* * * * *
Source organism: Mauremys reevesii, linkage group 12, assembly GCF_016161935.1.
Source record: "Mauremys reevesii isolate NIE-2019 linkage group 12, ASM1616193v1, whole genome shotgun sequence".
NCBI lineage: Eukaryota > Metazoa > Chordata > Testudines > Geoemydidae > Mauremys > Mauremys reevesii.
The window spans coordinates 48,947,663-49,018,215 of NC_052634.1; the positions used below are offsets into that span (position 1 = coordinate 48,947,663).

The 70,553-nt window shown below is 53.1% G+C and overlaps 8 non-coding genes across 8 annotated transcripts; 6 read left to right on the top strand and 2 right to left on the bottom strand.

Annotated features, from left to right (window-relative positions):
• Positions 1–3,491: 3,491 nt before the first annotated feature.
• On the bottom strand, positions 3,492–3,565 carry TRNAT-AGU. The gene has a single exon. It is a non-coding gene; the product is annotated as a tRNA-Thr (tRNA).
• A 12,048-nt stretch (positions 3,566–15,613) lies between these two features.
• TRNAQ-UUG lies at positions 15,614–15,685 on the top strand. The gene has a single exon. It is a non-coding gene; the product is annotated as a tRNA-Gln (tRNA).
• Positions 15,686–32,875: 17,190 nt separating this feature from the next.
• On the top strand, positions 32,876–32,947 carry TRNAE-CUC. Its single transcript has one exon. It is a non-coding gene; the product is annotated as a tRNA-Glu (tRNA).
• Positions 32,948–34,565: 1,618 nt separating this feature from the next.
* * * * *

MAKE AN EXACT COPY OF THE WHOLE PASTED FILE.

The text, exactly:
Source organism: Mauremys reevesii, linkage group 12, assembly GCF_016161935.1.
Source record: "Mauremys reevesii isolate NIE-2019 linkage group 12, ASM1616193v1, whole genome shotgun sequence".
NCBI lineage: Eukaryota > Metazoa > Chordata > Testudines > Geoemydidae > Mauremys > Mauremys reevesii.
The window spans coordinates 48,947,663-49,018,215 of NC_052634.1; the positions used below are offsets into that span (position 1 = coordinate 48,947,663).

The 70,553-nt window shown below is 53.1% G+C and overlaps 8 non-coding genes across 8 annotated transcripts; 6 read left to right on the top strand and 2 right to left on the bottom strand.

Annotated features, from left to right (window-relative positions):
• Positions 1–3,491: 3,491 nt before the first annotated feature.
• On the bottom strand, positions 3,492–3,565 carry TRNAT-AGU. The gene has a single exon. It is a non-coding gene; the product is annotated as a tRNA-Thr (tRNA).
• A 12,048-nt stretch (positions 3,566–15,613) lies between these two features.
• TRNAQ-UUG lies at positions 15,614–15,685 on the top strand. The gene has a single exon. It is a non-coding gene; the product is annotated as a tRNA-Gln (tRNA).
• Positions 15,686–32,875: 17,190 nt separating this feature from the next.
• On the top strand, positions 32,876–32,947 carry TRNAE-CUC. Its single transcript has one exon. It is a non-coding gene; the product is annotated as a tRNA-Glu (tRNA).
• Positions 32,948–34,565: 1,618 nt separating this feature from the next.